The process of keeping your child safe online may seem hard. Knowing the risks and finding ways to lower those risks will help. There are steps you can take to help keep your child safe.
- Learn the privacy, access, and messaging policies of the apps, websites, social media platforms, and gaming sites that your child uses. Some apps and websites may have hidden features that might be a threat to the safety of your child. These can include chat rooms and location tracking. It is important to know what programs your child uses and how they use them.
- Set up parental controls or restrictions on the programs used by your child. These controls can help stop your child from getting on certain websites. They can also monitor messaging. For example, it is possible to password protect the Appstore on your child’s device. Doing this can make sure that they have only downloaded approved apps to their device. Actions such as this can help protect your child from unwanted solicitation or other harmful situations.
- Communicate openly with your child about the dangers and possible harm on the internet. Talk about what type of information should be kept private and appropriate communication with others. Also talk about your rules for technology usage. If you plan on monitoring your child’s technology use, explain why. Answer any questions they may have openly and honestly. Encourage your child to trust their instincts. Ask them to tell you if something online makes them feel uncomfortable or threatened. Below, you will find more recommendations for talking with your child about digital safety at different ages.
Online Resources to Better Understand Internet Safety
The internet is changing all the time. Websites that are popular among children for online gaming and socializing evolve quickly. Because of this, it can be hard to understand the chances for harm that may exist in the platforms your child uses regularly. However, there are resources to help parents and caregivers understand which websites are appropriate for children and the dangers that may exist within these websites.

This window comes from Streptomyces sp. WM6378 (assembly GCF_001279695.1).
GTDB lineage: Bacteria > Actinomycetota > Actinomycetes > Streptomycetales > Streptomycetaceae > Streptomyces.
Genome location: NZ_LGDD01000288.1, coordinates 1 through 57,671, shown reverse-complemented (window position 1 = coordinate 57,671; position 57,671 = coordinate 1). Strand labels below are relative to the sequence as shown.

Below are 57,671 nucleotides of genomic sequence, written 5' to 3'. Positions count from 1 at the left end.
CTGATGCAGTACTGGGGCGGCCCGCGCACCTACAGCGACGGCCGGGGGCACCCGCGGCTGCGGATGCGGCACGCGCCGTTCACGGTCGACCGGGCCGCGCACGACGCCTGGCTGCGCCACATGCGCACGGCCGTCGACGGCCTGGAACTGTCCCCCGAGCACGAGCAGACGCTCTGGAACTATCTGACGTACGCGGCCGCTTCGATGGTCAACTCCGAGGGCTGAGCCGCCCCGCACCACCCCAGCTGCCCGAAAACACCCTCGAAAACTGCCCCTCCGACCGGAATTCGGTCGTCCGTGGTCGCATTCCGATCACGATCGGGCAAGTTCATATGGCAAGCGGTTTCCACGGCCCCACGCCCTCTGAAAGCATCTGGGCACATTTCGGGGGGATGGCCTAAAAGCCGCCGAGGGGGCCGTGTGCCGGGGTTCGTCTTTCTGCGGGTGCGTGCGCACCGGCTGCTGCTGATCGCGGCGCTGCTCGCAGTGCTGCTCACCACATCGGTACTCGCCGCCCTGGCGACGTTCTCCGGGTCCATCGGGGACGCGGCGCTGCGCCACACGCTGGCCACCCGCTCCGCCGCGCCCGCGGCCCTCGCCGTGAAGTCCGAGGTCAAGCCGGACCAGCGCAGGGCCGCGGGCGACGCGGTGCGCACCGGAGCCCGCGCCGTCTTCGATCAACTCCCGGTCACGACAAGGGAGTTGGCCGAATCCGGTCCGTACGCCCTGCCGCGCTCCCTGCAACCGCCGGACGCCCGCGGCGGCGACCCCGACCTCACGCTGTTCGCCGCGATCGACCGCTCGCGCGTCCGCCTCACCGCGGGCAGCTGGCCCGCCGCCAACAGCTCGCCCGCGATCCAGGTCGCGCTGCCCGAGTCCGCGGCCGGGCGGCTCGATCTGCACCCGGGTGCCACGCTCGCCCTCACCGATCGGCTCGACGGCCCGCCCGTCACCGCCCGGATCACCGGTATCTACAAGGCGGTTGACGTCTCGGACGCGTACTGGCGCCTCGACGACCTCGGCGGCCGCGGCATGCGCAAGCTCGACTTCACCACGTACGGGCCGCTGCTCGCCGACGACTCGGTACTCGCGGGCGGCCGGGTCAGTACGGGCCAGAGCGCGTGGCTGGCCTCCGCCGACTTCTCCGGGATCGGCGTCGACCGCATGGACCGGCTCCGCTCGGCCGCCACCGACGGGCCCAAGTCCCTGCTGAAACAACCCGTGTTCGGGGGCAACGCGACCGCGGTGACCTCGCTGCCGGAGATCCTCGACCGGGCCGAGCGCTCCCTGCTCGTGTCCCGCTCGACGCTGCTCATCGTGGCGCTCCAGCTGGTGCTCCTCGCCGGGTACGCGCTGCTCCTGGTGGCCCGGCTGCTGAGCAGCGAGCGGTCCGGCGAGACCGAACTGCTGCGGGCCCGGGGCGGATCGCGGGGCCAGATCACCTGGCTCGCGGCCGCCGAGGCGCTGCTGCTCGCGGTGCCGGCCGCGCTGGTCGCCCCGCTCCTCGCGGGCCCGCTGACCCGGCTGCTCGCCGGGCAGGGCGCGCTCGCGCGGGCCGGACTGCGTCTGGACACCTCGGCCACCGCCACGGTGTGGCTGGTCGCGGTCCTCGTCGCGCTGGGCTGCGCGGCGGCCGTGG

Some of these resources include:
- A Wired Family ‐ This resource provides education to parents and caregivers about ways to keep children safe online. Stay informed about digital safety and the rapidly changing world of technology at www.awiredfamily.org.
- Common Sense Media – This resource provides age recommendations, reviews, and ratings for websites, apps, movies, books, and more. These reviews can help you understand what websites and materials may be inappropriate for your child based upon their age. Learn more at www.commonsensemedia.org.
- Net Smartz Kids – This program offers age-appropriate resources to help teach children how to be safer online. Their resources include videos, games, downloadable activities, and presentations. Learn more at www.netsmartzkids.org.
- Internet Crimes Against Children Task Force Program – This website has many internet resources to help parents and caregivers stay up to date about the dangers facing children. Learn more at www.icactaskforce.org.
Age-Appropriate Communication and Monitoring*
Below are recommendations for how to practice effective communication with your child as they grow.
|Younger Children (0-8 years)
- Younger children should have direct supervision while using computers, smart phones, and tablets.
- Do not include children’s personal information on online profiles. Use a parent or guardian’s name and email when registering for games and services. Talk with your child about what information is private and should not be shared.
- Tell your child to come to you if anything is said online that makes them feel uncomfortable.
|Pre-teens (9-12 years)
- Set reasonable time limits on computer, smartphone, and device use. If possible, limit use to common areas of the house where parents or caregivers are present.
- Set privacy settings to the highest levels. Monitor texts, messages, and other digital communication. Explain why this is needed for protection.
- Talk to your child about the apps, games, and websites they use and how they use them to communicate.
- Talk to your children about topics like sexting and cyberbullying. Tell children if they hear of this happening or if anyone sends them an inappropriate communication - no matter who - to tell you immediately
|Teens (13+ years)
- Talk to your teens about the dangers of communication sent digitally, including on social media and blogs. Explain that apps (like Snapchat) that claim to delete images and messages still keep them. Explain that private messages and comments can easily be shared.
- Every now and then monitor device use, including emails, photos, messaging, and app use. Make sure teens understand this is not to punish, but to protect.
- Let your teens know to come to you if they have questions about a communication, or if anyone makes them feel uncomfortable.
*Table adapted from “Talking to Children About Digital Safety.” Darkness to Light.